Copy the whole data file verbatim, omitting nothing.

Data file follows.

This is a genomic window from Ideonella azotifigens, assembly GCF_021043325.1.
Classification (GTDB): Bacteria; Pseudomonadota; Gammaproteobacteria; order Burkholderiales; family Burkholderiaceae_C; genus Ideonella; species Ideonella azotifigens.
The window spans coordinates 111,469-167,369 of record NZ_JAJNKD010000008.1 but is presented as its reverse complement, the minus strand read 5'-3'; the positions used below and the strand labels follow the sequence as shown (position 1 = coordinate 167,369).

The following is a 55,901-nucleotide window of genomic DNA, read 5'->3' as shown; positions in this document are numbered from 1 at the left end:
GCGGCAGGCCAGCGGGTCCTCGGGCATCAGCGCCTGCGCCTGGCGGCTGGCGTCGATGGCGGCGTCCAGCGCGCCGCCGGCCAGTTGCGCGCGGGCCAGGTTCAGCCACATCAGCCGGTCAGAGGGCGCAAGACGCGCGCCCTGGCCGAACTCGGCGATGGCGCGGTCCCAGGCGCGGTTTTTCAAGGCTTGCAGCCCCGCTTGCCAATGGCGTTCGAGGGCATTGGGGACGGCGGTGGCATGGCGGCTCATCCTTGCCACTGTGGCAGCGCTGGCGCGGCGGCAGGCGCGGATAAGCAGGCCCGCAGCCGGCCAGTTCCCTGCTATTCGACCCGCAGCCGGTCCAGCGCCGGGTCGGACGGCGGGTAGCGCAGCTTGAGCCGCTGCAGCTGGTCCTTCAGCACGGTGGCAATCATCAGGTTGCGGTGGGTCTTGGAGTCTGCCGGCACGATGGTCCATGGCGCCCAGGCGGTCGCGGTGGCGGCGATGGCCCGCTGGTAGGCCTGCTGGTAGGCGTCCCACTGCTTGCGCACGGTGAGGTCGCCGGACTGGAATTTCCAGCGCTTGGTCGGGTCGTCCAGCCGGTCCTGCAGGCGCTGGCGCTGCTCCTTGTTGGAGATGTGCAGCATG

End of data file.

This is a genomic window from Ideonella azotifigens, assembly GCF_021043325.1.
Classification (GTDB): Bacteria; Pseudomonadota; Gammaproteobacteria; order Burkholderiales; family Burkholderiaceae_C; genus Ideonella; species Ideonella azotifigens.
The window spans coordinates 111,469-167,369 of record NZ_JAJNKD010000008.1 but is presented as its reverse complement, the minus strand read 5'-3'; the positions used below and the strand labels follow the sequence as shown (position 1 = coordinate 167,369).

The following is a 55,901-nucleotide window of genomic DNA, read 5'->3' as shown; positions in this document are numbered from 1 at the left end:
GCGGCAGGCCAGCGGGTCCTCGGGCATCAGCGCCTGCGCCTGGCGGCTGGCGTCGATGGCGGCGTCCAGCGCGCCGCCGGCCAGTTGCGCGCGGGCCAGGTTCAGCCACATCAGCCGGTCAGAGGGCGCAAGACGCGCGCCCTGGCCGAACTCGGCGATGGCGCGGTCCCAGGCGCGGTTTTTCAAGGCTTGCAGCCCCGCTTGCCAATGGCGTTCGAGGGCATTGGGGACGGCGGTGGCATGGCGGCTCATCCTTGCCACTGTGGCAGCGCTGGCGCGGCGGCAGGCGCGGATAAGCAGGCCCGCAGCCGGCCAGTTCCCTGCTATTCGACCCGCAGCCGGTCCAGCGCCGGGTCGGACGGCGGGTAGCGCAGCTTGAGCCGCTGCAGCTGGTCCTTCAGCACGGTGGCAATCATCAGGTTGCGGTGGGTCTTGGAGTCTGCCGGCACGATGGTCCATGGCGCCCAGGCGGTCGCGGTGGCGGCGATGGCCCGCTGGTAGGCCTGCTGGTAGGCGTCCCACTGCTTGCGCACGGTGAGGTCGCCGGACTGGAATTTCCAGCGCTTGGTCGGGTCGTCCAGCCGGTCCTGCAGGCGCTGGCGCTGCTCCTTGTTGGAGATGTGCAGCATG